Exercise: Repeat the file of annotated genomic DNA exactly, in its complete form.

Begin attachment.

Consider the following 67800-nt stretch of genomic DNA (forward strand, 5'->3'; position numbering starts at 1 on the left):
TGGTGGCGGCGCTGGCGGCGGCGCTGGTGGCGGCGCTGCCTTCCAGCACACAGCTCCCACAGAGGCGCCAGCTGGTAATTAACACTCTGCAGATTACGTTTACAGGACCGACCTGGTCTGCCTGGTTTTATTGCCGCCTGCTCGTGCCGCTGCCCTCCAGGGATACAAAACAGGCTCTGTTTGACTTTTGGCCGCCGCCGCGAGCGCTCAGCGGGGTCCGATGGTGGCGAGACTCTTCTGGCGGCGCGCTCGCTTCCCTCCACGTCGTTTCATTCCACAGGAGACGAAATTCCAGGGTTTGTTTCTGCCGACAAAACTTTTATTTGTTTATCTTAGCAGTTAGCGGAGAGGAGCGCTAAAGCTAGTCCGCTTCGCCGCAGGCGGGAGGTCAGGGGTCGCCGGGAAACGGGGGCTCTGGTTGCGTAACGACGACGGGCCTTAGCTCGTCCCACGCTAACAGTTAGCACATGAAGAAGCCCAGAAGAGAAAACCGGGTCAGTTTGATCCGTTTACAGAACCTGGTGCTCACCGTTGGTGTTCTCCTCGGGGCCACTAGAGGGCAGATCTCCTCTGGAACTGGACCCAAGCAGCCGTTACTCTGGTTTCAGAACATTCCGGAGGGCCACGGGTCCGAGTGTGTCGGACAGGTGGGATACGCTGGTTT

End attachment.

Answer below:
Consider the following 67800-nt stretch of genomic DNA (forward strand, 5'->3'; position numbering starts at 1 on the left):
TGGTGGCGGCGCTGGCGGCGGCGCTGGTGGCGGCGCTGCCTTCCAGCACACAGCTCCCACAGAGGCGCCAGCTGGTAATTAACACTCTGCAGATTACGTTTACAGGACCGACCTGGTCTGCCTGGTTTTATTGCCGCCTGCTCGTGCCGCTGCCCTCCAGGGATACAAAACAGGCTCTGTTTGACTTTTGGCCGCCGCCGCGAGCGCTCAGCGGGGTCCGATGGTGGCGAGACTCTTCTGGCGGCGCGCTCGCTTCCCTCCACGTCGTTTCATTCCACAGGAGACGAAATTCCAGGGTTTGTTTCTGCCGACAAAACTTTTATTTGTTTATCTTAGCAGTTAGCGGAGAGGAGCGCTAAAGCTAGTCCGCTTCGCCGCAGGCGGGAGGTCAGGGGTCGCCGGGAAACGGGGGCTCTGGTTGCGTAACGACGACGGGCCTTAGCTCGTCCCACGCTAACAGTTAGCACATGAAGAAGCCCAGAAGAGAAAACCGGGTCAGTTTGATCCGTTTACAGAACCTGGTGCTCACCGTTGGTGTTCTCCTCGGGGCCACTAGAGGGCAGATCTCCTCTGGAACTGGACCCAAGCAGCCGTTACTCTGGTTTCAGAACATTCCGGAGGGCCACGGGTCCGAGTGTGTCGGACAGGTGGGATACGCTGGTTT